Many lower wage and part-time workers also live with relatives, room-mates and/or perform cash jobs, cash services, plus have financial help from relatives.

Several of our office workers don't have to work, but they work since they enjoy it. They often volunteer to work unpaid hours, plus they're constantly buying snacks, beverages and lunches for other employees.


 o
RE: homeless tax

  • Posted by jodik 5 Central IL (My Page) on
    Wed, May 26, 10 at 7:45

Wow... I guess I didn't realize you were that much older than I...


 o
RE: homeless tax

I can't wait to hear your reaction when you get to be 65, and find that $200(will probably be closer to $300 by then)automatically deducted from your SS "check".
And you can't just refuse it and stay/go on Medicaid.


 o Post a Follow-Up

Please Note: Only registered members are able to post messages to this forum.

    If you are a member, please log in.

    If you aren't yet a member, join now!


Return to the Hot Topics Forum

Information about Posting

  • You must be logged in to post a message. Once you are logged in, a posting window will appear at the bottom of the messages. If you are not a member, please register for an account.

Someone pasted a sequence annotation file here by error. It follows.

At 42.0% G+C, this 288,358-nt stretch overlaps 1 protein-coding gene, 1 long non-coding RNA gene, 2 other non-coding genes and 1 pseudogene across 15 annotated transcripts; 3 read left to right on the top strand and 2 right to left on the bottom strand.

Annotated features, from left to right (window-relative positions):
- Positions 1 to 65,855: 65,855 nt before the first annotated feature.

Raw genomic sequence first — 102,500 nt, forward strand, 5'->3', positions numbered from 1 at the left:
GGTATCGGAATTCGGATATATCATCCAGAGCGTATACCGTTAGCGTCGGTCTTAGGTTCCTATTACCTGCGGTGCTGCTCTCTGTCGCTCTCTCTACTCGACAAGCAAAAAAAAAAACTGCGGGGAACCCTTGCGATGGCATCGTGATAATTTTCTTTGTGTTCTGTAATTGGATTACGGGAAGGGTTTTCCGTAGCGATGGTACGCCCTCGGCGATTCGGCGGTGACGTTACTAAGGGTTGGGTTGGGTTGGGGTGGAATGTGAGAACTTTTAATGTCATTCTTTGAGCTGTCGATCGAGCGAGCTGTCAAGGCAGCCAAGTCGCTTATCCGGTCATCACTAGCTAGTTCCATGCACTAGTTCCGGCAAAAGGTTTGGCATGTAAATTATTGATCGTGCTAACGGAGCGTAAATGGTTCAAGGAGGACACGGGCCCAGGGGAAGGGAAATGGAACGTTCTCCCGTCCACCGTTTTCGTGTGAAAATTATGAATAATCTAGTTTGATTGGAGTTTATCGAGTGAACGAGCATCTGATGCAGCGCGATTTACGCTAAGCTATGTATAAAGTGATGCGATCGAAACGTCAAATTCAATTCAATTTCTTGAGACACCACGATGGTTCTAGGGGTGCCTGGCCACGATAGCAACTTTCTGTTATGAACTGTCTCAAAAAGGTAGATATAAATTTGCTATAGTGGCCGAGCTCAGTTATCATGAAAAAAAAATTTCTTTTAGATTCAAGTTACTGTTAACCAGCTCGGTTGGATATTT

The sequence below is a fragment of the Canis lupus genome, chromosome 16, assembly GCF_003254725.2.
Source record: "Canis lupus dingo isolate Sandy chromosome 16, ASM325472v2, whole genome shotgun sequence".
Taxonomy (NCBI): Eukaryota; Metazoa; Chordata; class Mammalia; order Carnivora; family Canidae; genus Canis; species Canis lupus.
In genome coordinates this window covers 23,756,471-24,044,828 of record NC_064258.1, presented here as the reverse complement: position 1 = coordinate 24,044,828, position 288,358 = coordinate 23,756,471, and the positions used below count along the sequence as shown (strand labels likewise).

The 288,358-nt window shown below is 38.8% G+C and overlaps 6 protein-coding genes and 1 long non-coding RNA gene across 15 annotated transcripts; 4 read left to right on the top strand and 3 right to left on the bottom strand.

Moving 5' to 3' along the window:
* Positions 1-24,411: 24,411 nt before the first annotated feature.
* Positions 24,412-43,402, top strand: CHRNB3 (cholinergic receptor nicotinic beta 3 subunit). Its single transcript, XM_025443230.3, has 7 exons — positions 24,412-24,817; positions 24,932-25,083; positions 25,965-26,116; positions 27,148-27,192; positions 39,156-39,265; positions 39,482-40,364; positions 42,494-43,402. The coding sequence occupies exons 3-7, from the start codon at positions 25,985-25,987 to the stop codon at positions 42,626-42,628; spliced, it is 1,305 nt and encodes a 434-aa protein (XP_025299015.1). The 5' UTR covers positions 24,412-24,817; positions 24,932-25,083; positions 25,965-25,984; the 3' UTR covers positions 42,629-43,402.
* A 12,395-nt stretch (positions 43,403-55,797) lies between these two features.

• Posting is a two-step process. Once you have composed your message, you will be taken to the preview page. You will then have a chance to review your post, make changes and upload photos.
  • After posting your message, you may need to refresh the forum page in order to see it.
  • Before posting copyrighted material, please read about Copyright and Fair Use.
  • We have a strict no-advertising policy!
  • If you would like to practice posting or uploading photos, please visit our Test forum.
  • If you need assistance, please Contact Us and we will be happy to help.


Learn more about in-text links on this page here